This recording, whose title is somewhat deceptive,
contains much more than "Dramatic solo cantatas". It features
four cantatas from Handel's early years in Rome, but also a selection
of instrumental works: an Overture in D, which may be a true version
of one of his Opus 3 Concerti Grossi; a Violin Concerto arranged
from a trio sonata; a Chaconne from an Organ Concerto arranged
for harpsichord and strings (an alternative approved by Handel);
and a Prelude for harpsichord.
This variety actually adds to the interest of
the disc, offering what is in essence a complete program of Handel's
music, showcasing a variety of forms and instruments. The heart
of the disc is naturally the cantatas: there are three of them,
all for soprano and small instrumental groups. Two of the cantatas
are for soprano and continuo, and the third, Tra le Fiamme, is
for soprano, bass viol, recorders, oboe, violins and continuo.
Solo cantatas depend entirely on the singer.
And listeners will like these works or not according to their
feelings about the soloist's voice. Soprano Ellen Hargis won me
over in the first notes of the aria Ah! Crudele in the
cantata Armido Abbandonata. This small work - which places
the singer almost alone, naked, her voice against the world -
is intimate and moving, and Hargis, in spite of the occasional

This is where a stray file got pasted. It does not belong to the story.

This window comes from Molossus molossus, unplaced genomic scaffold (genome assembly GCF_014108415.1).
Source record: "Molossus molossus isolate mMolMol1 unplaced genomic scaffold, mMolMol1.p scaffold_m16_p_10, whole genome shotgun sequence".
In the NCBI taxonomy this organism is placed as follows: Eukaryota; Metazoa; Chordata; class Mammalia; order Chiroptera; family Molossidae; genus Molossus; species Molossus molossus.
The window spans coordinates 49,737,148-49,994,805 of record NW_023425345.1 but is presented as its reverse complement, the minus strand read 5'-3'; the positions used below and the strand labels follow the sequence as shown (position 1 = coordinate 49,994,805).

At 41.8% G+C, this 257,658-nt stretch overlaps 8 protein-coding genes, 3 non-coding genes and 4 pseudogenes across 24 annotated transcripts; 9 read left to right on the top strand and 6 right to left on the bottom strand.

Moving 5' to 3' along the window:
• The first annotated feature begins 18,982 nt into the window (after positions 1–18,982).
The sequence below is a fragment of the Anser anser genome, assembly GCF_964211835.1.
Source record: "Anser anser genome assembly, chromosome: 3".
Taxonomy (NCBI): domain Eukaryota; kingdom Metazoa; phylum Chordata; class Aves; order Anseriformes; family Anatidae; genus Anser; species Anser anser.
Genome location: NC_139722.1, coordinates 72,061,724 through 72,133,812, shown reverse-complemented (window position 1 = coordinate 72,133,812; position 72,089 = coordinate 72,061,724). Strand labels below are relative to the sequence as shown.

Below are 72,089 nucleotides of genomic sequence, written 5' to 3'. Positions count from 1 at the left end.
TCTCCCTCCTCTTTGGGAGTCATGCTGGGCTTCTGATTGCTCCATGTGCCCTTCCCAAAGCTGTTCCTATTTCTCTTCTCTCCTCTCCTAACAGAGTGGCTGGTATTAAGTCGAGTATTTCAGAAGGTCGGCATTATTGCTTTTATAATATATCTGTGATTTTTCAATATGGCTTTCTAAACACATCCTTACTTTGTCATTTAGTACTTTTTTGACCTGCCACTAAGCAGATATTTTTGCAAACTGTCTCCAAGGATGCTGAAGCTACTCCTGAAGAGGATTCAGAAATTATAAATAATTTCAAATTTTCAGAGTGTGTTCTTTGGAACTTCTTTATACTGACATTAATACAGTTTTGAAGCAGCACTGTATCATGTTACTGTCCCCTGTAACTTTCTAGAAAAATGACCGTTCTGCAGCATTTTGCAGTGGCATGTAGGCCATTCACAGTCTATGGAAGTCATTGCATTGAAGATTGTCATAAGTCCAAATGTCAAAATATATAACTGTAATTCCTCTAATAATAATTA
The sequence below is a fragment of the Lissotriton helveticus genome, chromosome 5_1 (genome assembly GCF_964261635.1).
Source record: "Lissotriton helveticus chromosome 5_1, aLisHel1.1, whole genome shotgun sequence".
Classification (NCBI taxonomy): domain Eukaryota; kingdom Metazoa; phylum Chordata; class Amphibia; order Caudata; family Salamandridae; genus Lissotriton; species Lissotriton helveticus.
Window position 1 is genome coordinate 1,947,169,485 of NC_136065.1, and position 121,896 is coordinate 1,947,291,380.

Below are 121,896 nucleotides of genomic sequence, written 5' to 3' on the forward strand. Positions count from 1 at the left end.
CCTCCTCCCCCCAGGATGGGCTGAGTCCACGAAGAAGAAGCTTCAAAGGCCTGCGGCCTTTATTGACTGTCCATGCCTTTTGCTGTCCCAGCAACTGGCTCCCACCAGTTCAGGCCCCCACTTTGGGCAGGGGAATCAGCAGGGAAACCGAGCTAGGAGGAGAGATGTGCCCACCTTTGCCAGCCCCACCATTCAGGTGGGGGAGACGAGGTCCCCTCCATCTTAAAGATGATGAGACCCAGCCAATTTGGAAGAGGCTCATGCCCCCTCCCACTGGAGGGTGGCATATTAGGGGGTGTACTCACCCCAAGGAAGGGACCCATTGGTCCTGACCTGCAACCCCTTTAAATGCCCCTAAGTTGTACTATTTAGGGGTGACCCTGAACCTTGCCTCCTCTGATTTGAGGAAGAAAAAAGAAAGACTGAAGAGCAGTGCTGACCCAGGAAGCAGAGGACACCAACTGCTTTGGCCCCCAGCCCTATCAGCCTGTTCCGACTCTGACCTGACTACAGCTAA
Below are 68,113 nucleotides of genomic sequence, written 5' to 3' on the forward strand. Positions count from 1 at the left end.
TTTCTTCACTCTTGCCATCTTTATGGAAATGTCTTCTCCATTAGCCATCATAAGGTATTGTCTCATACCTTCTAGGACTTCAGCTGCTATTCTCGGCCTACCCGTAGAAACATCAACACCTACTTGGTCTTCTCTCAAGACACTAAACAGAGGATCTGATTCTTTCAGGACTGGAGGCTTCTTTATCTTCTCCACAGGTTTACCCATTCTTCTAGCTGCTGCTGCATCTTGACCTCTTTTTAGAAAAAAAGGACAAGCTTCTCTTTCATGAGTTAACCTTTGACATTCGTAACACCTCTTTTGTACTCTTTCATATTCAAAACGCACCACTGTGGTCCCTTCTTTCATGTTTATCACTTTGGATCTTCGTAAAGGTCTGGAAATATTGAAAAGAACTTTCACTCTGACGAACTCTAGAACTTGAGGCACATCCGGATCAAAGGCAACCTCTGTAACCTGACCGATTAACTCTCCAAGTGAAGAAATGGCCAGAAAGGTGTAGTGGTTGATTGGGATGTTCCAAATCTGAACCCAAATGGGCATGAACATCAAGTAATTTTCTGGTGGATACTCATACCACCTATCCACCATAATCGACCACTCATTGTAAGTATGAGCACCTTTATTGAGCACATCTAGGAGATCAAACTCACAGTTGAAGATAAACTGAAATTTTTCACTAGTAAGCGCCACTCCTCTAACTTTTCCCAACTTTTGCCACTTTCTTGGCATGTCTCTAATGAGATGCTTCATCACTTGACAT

imperfect note, makes the music soar. Her voice is a rich and
earthy mezzo, her delivery is moving, and her tone excellent.
She uses vibrato tastefully, and shows her ability to cover a
wide range in the aria Col Apartir la bella Clori, in the
cantata Ah! che pur troppo e vero.
The cantata Tra le Fiamme is a well-known
work, and features some of Handel's finest music. Scored for many
more instruments than the other cantatas on this disc, the instrumental
colours are delightful and varied, and the original instruments
give this piece a beautiful tone. The obbligato viol part in this
work is demanding and attractive, but ends up being hidden in
The musicians of the Seattle Baroque Orchestra
, here in their first recording, show their abilities both as
an orchestra, in the opening Overture in D major and the B-flat
major Violin Concerto, as well as when providing accompaniment.
They have excellent dynamic mastery, remaining in the background
when necessary and standing out when required. The balance between
the voice and instruments is ideal, and the recording is nearly
perfect - the only drawback is a bit too much reverb on soprano
Hargis's voice, making it sound just slightly artificial.
The disc ends with the quasi-obligatory Ombra
mai fu, from Xerxes, which is probably sung on every
Handel disc for soprano ever recorded. Hargis is excellent here,
but one gets tired of hearing the same song over and over. It
would have been much more fulfilling to end with the da capo aria
Tra le Fiamme rather than add three more minutes to the
disc to record the classical equivalent of Louie, Louie yet
But this is an immensely satisfying disc, featuring
excellent musicians and a sensuous, moving soprano. A must for